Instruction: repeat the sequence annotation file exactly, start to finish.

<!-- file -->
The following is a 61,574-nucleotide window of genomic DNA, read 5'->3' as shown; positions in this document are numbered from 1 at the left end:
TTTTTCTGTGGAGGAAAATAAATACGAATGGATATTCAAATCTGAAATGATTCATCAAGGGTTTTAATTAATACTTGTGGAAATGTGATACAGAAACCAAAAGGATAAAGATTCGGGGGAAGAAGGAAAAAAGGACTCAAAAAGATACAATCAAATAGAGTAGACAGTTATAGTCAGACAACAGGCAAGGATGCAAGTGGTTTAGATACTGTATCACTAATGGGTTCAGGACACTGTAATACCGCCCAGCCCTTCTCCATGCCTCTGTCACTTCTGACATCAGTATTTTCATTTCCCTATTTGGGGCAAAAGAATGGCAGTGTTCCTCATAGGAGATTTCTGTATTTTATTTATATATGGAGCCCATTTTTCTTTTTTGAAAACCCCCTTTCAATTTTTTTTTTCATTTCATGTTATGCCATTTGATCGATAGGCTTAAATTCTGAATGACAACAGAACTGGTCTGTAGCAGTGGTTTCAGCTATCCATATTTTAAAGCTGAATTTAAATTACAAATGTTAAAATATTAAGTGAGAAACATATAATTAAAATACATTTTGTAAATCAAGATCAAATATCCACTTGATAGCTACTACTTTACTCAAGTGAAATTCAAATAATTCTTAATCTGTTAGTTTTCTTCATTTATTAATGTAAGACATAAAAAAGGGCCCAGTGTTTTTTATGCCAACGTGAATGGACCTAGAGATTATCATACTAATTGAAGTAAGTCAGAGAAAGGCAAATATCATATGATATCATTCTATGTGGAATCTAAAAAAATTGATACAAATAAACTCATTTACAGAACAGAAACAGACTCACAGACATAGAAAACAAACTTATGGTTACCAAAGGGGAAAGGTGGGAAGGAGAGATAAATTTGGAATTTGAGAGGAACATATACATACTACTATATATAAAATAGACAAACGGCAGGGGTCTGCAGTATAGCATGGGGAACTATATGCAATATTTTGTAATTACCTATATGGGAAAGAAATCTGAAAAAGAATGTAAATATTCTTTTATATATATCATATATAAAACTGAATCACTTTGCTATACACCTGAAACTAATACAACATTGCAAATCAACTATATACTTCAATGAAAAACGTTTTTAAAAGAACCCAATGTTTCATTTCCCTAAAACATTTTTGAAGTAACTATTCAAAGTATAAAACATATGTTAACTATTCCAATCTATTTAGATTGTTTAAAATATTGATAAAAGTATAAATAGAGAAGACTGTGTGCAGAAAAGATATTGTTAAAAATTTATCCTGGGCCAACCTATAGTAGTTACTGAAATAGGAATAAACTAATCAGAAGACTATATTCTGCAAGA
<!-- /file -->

The following is a 61,574-nucleotide window of genomic DNA, read 5'->3' as shown; positions in this document are numbered from 1 at the left end:
TTTTTCTGTGGAGGAAAATAAATACGAATGGATATTCAAATCTGAAATGATTCATCAAGGGTTTTAATTAATACTTGTGGAAATGTGATACAGAAACCAAAAGGATAAAGATTCGGGGGAAGAAGGAAAAAAGGACTCAAAAAGATACAATCAAATAGAGTAGACAGTTATAGTCAGACAACAGGCAAGGATGCAAGTGGTTTAGATACTGTATCACTAATGGGTTCAGGACACTGTAATACCGCCCAGCCCTTCTCCATGCCTCTGTCACTTCTGACATCAGTATTTTCATTTCCCTATTTGGGGCAAAAGAATGGCAGTGTTCCTCATAGGAGATTTCTGTATTTTATTTATATATGGAGCCCATTTTTCTTTTTTGAAAACCCCCTTTCAATTTTTTTTTTCATTTCATGTTATGCCATTTGATCGATAGGCTTAAATTCTGAATGACAACAGAACTGGTCTGTAGCAGTGGTTTCAGCTATCCATATTTTAAAGCTGAATTTAAATTACAAATGTTAAAATATTAAGTGAGAAACATATAATTAAAATACATTTTGTAAATCAAGATCAAATATCCACTTGATAGCTACTACTTTACTCAAGTGAAATTCAAATAATTCTTAATCTGTTAGTTTTCTTCATTTATTAATGTAAGACATAAAAAAGGGCCCAGTGTTTTTTATGCCAACGTGAATGGACCTAGAGATTATCATACTAATTGAAGTAAGTCAGAGAAAGGCAAATATCATATGATATCATTCTATGTGGAATCTAAAAAAATTGATACAAATAAACTCATTTACAGAACAGAAACAGACTCACAGACATAGAAAACAAACTTATGGTTACCAAAGGGGAAAGGTGGGAAGGAGAGATAAATTTGGAATTTGAGAGGAACATATACATACTACTATATATAAAATAGACAAACGGCAGGGGTCTGCAGTATAGCATGGGGAACTATATGCAATATTTTGTAATTACCTATATGGGAAAGAAATCTGAAAAAGAATGTAAATATTCTTTTATATATATCATATATAAAACTGAATCACTTTGCTATACACCTGAAACTAATACAACATTGCAAATCAACTATATACTTCAATGAAAAACGTTTTTAAAAGAACCCAATGTTTCATTTCCCTAAAACATTTTTGAAGTAACTATTCAAAGTATAAAACATATGTTAACTATTCCAATCTATTTAGATTGTTTAAAATATTGATAAAAGTATAAATAGAGAAGACTGTGTGCAGAAAAGATATTGTTAAAAATTTATCCTGGGCCAACCTATAGTAGTTACTGAAATAGGAATAAACTAATCAGAAGACTATATTCTGCAAGA